Are you leading through your values?

A foundational component of leadership which most leaders would agree upon is the need to establish core values personally and corporately. That being said, it’s an extremely low percentage of people who truly take the time to best understand their values and even lower percentage who live them out.

As a personal testimony, I would tell you that the first half of my career I would have told you that my personal core values were:  faith, family, integrity, honesty, hard work, and likely a few others.  If we were to sit across the table from one another and I was able to share my story, you’d likely pick up on some misalignment between my actions and my core values.  While I wasn’t totally off track, there were periods of time I certainty wasn’t leading consistently in alignment with my core values.

Let’s take for example my value of family.  During a period of 2005-2008, I was what most term a workaholic and road warrior.  At stints during this time period, I would walk out the door in the early hours Monday morning, travel out of town, and returned home late Friday evening.  Even when I was in town, it wasn’t uncommon for my family to have to guess what time I’d be home.  My daughter got so comfortable sleeping in my spot in our bed that she’d become upset when I was home and she couldn’t sleep in my bed.  (Yes, this is true.)  Now, I would have been waving the family man banner and stressing the importance of family to the people I led; yet, my actions didn’t support this to be the case.

Using the value of faith as an example.  During the same time period, I was in a discipleship program and practicing many of the right spiritual disciplines.  I routinely read my bible, I prayed regularly, we made it to church most Sunday’s, we were in a life group, we served periodically, and likely a few others disciplines I’ve missed.  Yet, I still wasn’t giving priority to God in my life.  As I relate in my upcoming book, Who’s agenda are you leading?, I was clearly leading to Chris’ agenda.  I never stop to think of what it truly meant to seek God’s agenda and walk as a a true “follower” of Christ.  Thus, my actions really weren’t in full alignment with this value either.

In my High Performance Coaching model, we place a high value on commitment at a level of “whatever it takes”.  I’ve seen leaders do some remarkable things they would have never dreamed possible operating in this mindset.  That being said, I also emphasize the importance of leaders clearly understanding their core values and never operating in violation of these core values.  It never ends well for you personally when you violate core values.

Using my example of travel and family, one might assume I’m saying you can’t be both a family man and have a core value of family.  That would not an accurate representation of what I’m saying.  In this particular example, what I’m saying is if family is a personal core value, we must give priority to this and intentionally seek means of satisfying this core value.  Often when operating in a “whatever it takes” mindset, there tends to be a need for much more intentionality and creativity.  Rather than compromise a core value or a desired result, one must set their minds to creating a win-win with both.  In the case of travel, I’ve seen situations where leaders have arranged their schedules completely around the family schedule and intentionally had family travel with them at times as a means to satisfy both.  These are only a couple possibilities of many others once one sets their minds to it.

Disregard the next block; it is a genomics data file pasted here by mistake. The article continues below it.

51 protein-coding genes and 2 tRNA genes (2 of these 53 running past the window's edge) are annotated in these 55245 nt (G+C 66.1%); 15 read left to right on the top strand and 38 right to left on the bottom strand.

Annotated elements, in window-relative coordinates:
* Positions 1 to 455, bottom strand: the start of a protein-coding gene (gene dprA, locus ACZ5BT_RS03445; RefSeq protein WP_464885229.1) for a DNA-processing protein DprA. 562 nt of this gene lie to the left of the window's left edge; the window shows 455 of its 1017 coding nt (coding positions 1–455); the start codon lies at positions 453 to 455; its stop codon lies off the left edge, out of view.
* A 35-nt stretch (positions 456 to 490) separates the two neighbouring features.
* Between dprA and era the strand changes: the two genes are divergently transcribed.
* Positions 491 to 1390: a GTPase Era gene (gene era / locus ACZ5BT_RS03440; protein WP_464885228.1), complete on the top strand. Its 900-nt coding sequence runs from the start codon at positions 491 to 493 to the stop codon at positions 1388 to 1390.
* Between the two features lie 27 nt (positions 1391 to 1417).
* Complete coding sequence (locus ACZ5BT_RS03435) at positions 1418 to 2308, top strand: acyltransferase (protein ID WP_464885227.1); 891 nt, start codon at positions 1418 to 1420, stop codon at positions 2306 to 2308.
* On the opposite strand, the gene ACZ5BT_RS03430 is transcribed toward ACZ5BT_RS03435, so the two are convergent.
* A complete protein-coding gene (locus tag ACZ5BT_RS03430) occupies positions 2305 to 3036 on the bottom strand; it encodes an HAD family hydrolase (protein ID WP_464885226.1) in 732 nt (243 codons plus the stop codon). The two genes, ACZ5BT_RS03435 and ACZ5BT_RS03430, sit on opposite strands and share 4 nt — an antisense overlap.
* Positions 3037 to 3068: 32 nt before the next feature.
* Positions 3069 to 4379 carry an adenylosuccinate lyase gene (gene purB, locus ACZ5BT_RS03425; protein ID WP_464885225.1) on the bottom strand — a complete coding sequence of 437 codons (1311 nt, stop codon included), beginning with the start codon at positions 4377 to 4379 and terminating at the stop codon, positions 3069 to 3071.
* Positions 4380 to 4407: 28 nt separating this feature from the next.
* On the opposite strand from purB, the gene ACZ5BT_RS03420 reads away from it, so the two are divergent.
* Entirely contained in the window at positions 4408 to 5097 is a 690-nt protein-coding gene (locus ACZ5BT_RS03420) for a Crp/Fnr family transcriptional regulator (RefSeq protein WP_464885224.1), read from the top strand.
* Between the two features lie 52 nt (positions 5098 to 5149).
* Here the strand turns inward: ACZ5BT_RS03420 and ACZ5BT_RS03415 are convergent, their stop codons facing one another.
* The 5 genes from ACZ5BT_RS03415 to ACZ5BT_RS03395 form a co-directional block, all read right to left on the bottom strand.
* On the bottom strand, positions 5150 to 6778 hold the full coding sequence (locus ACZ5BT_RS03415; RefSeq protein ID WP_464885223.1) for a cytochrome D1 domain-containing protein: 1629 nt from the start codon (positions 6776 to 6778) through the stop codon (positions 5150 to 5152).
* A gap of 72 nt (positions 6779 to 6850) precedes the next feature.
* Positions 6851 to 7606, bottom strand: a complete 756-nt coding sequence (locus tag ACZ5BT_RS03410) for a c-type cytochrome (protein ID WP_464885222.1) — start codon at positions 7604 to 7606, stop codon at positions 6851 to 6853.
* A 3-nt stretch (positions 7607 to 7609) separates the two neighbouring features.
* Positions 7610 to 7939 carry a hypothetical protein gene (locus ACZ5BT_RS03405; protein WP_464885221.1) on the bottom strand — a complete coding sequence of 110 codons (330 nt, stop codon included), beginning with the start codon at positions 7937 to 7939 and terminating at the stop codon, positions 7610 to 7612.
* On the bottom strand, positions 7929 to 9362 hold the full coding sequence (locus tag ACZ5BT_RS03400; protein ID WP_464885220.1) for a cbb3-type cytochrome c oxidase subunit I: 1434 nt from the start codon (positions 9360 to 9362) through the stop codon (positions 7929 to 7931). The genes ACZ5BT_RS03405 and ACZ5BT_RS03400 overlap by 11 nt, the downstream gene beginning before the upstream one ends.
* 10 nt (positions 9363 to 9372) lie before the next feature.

Having trouble clearly understand what your core values are?  Well, I use a pretty simple exercise that normally reveals key values.  It’s titled Role Models and goes as follows:

  • Identify 2-3 people you admire
  • Identify 2-3 characteristics for each
  • Circle 2-3 common characteristics
  • Share who, why, common traits
  • These are your personal core values

My 2-3 are my Dad, my wife, and Jesus.  As with previous, my values continue to be faith, family, integrity, honesty.  Additionally, with Lisa and Jesus, I now add values like: unconditional love, grace, patience, perseverance.  An interesting side note is recently we’ve done this exercise as a family and these same values are held for the most part with my wife and children.

Now, staying in the context of today’s post, defining the values is the easy part.  Living these values out and leading through these values is the tough part.  What I’ll share which hopefully is evidence by my family sharing in my personal core values is that I’m much more intentional today about this process than I was 10 years ago.

Great leaders always find a way to lead through their core values.  There clearly will be many times of challenge along the way which is why it is so important you take the time upfront.  If you’d like some help, I’m here to serve!


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